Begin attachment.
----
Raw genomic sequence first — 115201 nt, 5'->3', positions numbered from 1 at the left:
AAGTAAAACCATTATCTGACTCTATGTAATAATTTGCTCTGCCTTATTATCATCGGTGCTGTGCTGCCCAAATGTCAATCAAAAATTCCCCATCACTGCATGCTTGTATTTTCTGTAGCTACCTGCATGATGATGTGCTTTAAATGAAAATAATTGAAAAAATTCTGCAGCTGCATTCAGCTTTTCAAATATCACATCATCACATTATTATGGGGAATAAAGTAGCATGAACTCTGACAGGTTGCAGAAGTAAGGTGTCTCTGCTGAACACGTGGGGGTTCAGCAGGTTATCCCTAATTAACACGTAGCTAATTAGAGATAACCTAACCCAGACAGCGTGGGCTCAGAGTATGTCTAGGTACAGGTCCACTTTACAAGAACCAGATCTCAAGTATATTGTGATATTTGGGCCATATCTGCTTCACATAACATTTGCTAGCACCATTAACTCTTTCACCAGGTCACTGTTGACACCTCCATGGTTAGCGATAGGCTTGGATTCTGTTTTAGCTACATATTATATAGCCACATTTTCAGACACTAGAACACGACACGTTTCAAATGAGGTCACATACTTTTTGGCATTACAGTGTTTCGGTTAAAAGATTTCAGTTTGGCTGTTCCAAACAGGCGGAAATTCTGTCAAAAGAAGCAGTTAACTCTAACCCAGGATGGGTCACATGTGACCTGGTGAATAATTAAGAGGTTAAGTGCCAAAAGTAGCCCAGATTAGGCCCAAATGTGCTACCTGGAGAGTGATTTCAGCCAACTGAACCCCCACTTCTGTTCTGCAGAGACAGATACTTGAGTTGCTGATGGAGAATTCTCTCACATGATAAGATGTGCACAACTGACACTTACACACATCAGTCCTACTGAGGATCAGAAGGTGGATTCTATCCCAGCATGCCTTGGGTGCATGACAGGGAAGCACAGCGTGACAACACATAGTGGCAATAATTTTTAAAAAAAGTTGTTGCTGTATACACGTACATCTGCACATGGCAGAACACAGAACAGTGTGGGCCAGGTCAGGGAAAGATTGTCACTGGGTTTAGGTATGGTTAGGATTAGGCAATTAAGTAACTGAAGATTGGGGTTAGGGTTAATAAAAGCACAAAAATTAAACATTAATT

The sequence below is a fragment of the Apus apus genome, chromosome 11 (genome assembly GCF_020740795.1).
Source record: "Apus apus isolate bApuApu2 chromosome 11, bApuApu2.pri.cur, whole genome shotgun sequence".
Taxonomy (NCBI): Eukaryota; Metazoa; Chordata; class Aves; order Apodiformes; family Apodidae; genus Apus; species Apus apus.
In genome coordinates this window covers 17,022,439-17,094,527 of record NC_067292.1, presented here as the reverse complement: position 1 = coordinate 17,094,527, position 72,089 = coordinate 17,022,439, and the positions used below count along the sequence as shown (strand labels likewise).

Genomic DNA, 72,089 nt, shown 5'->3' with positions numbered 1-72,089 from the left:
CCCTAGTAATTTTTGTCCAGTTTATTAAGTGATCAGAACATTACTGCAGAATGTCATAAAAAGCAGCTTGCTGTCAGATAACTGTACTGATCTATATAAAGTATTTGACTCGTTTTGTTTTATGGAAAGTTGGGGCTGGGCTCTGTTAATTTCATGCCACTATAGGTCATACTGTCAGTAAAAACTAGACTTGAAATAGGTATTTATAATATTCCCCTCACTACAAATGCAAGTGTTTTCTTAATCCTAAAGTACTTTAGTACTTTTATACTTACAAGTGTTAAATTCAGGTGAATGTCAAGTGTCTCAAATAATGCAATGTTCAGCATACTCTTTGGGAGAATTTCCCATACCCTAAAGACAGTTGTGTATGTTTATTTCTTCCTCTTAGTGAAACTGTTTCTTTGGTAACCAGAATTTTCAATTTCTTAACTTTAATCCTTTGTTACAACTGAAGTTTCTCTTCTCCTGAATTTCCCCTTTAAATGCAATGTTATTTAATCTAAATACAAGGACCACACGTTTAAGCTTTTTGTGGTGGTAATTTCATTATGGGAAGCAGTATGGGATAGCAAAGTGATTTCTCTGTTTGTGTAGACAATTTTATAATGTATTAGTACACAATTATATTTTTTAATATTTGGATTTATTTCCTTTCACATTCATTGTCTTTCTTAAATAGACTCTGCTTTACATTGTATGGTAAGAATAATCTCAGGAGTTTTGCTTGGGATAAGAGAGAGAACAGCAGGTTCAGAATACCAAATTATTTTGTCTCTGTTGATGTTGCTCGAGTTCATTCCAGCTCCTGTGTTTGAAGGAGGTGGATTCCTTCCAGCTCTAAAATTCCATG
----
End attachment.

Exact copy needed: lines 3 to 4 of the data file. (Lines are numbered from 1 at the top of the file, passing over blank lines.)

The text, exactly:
The sequence below is a fragment of the Apus apus genome, chromosome 11 (genome assembly GCF_020740795.1).
Source record: "Apus apus isolate bApuApu2 chromosome 11, bApuApu2.pri.cur, whole genome shotgun sequence".